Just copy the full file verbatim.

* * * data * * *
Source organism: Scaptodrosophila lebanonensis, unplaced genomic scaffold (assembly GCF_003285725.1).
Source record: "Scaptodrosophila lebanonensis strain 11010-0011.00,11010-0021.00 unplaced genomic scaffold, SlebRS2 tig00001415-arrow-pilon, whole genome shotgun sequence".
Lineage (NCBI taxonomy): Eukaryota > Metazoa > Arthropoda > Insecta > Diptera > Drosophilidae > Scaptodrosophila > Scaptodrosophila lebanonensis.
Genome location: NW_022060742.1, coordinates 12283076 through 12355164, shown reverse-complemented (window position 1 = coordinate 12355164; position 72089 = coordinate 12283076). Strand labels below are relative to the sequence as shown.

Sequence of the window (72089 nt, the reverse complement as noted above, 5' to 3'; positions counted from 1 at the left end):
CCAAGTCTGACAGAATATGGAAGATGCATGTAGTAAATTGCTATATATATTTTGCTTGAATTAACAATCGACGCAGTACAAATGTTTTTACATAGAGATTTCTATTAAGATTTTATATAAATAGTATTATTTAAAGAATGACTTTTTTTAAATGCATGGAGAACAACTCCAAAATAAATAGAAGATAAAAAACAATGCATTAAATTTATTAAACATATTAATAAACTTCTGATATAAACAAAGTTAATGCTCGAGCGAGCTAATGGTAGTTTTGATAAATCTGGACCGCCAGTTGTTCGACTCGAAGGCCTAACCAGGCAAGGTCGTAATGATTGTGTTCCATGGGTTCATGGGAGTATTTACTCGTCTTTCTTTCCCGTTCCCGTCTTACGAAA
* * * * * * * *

Source organism: Scaptodrosophila lebanonensis, unplaced genomic scaffold (assembly GCF_003285725.1).
Source record: "Scaptodrosophila lebanonensis strain 11010-0011.00,11010-0021.00 unplaced genomic scaffold, SlebRS2 tig00001415-arrow-pilon, whole genome shotgun sequence".
Lineage (NCBI taxonomy): Eukaryota > Metazoa > Arthropoda > Insecta > Diptera > Drosophilidae > Scaptodrosophila > Scaptodrosophila lebanonensis.
Genome location: NW_022060742.1, coordinates 12283076 through 12355164, shown reverse-complemented (window position 1 = coordinate 12355164; position 72089 = coordinate 12283076). Strand labels below are relative to the sequence as shown.

Sequence of the window (72089 nt, the reverse complement as noted above, 5' to 3'; positions counted from 1 at the left end):
CCAAGTCTGACAGAATATGGAAGATGCATGTAGTAAATTGCTATATATATTTTGCTTGAATTAACAATCGACGCAGTACAAATGTTTTTACATAGAGATTTCTATTAAGATTTTATATAAATAGTATTATTTAAAGAATGACTTTTTTTAAATGCATGGAGAACAACTCCAAAATAAATAGAAGATAAAAAACAATGCATTAAATTTATTAAACATATTAATAAACTTCTGATATAAACAAAGTTAATGCTCGAGCGAGCTAATGGTAGTTTTGATAAATCTGGACCGCCAGTTGTTCGACTCGAAGGCCTAACCAGGCAAGGTCGTAATGATTGTGTTCCATGGGTTCATGGGAGTATTTACTCGTCTTTCTTTCCCGTTCCCGTCTTACGAAA